Tramadol is an opiod medication that’s used for treating moderate to severe pain. Unlike non-steroidal anti-inflammatory drugs (NSAIDS), Tramadol does not cause renal (kidney) problems or produce gastric bleeding.
It also has no effect on articular or joint cartilage. However, Tramadol is a NARCOTIC-LIKE pain reliever, so it should not be used by people who have a history of drug or alcohol dependency or abuse.
A recent meta-analysis (Cepeda et al, 2007), which included 11 individual randomized controlled trials, concluded:
“Tramadol or tramadol/paracetamol decreases pain intensity, produces symptom relief, and improves function in patients with osteoarthritis (OA), but these benefits are small.”
Acetaminophen is generally regarded as one of the first-line medications for osteoarthritis, since it has a generally favorable side effect profile. However, acetaminophen can cause liver damage when used in large doses or when used with alcohol.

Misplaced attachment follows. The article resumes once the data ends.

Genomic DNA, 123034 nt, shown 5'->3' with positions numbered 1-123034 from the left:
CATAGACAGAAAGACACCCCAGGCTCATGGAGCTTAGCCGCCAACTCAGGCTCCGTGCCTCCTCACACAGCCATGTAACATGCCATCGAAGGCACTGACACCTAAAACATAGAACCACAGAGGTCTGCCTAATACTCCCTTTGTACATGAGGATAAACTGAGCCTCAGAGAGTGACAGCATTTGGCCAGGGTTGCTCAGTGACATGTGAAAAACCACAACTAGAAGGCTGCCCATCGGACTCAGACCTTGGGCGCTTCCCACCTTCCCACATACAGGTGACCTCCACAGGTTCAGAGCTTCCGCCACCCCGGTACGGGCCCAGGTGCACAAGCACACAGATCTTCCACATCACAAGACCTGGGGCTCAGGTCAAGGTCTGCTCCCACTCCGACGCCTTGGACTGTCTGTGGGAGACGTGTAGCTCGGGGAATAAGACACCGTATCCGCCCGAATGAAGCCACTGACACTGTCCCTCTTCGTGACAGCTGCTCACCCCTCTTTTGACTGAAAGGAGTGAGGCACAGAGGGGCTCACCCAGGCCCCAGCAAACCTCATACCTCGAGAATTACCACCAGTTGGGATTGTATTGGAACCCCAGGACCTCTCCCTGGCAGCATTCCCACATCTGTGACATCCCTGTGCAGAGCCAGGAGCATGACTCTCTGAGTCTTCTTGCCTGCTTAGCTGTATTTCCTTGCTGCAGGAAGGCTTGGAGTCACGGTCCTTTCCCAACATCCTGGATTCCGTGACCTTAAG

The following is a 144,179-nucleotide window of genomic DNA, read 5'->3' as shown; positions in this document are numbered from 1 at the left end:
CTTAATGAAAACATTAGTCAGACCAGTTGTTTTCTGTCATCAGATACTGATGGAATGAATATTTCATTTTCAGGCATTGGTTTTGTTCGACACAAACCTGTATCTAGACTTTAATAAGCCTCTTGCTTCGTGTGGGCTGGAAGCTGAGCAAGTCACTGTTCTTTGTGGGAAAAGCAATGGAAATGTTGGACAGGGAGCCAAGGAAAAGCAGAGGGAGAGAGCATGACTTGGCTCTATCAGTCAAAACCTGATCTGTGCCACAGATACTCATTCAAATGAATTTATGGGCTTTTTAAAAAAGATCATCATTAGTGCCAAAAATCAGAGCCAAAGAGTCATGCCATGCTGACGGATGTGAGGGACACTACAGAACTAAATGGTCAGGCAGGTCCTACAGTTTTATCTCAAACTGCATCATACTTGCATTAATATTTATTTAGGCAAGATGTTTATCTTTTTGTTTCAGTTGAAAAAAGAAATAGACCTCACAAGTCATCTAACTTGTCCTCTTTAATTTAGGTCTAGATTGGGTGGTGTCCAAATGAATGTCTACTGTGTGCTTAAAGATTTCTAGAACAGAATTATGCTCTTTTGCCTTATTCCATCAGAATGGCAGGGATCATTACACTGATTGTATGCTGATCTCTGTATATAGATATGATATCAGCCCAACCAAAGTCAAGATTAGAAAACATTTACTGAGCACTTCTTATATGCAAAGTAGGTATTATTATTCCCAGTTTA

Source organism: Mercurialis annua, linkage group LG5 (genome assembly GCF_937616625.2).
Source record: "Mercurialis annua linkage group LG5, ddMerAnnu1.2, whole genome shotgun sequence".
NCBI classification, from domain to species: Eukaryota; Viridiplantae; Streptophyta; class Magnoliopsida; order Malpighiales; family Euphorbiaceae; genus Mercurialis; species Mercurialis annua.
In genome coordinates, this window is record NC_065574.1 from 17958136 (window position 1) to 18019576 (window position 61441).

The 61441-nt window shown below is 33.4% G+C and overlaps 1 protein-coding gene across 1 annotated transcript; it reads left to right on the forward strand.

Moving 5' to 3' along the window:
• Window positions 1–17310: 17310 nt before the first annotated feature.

NSAIDS or non-steroidal anti-inflammatory drugs are also commonly used to treat OA and are generally more effective than acetaminophen at treating arthritis pain (See previous meta-analysis comparing both drugs). Opiods such as Tramadol are NOT first-line treatments for OA. Opiods should generally be avoided due to their risk of tolerance, dependency, and withdrawal.
They may, however, be an option for people who have tried other conventional treatments and not found adequate pain relief.
Always talk to your health care professional about all treatment options, risks, and side effects.
Additionally, considering that the benefits of Tramadol therapy are relatively small, while the risks of long-term use of opiods are unfavorable, opiods are not likely to be considered a popular treatment option.
- Cepeda MS, Camargo F, Zea C, Valencia L. Tramadol for osteoarthritis: a systematic review and metaanalysis. J Rheumatol. 2007 Mar;34(3):543-55.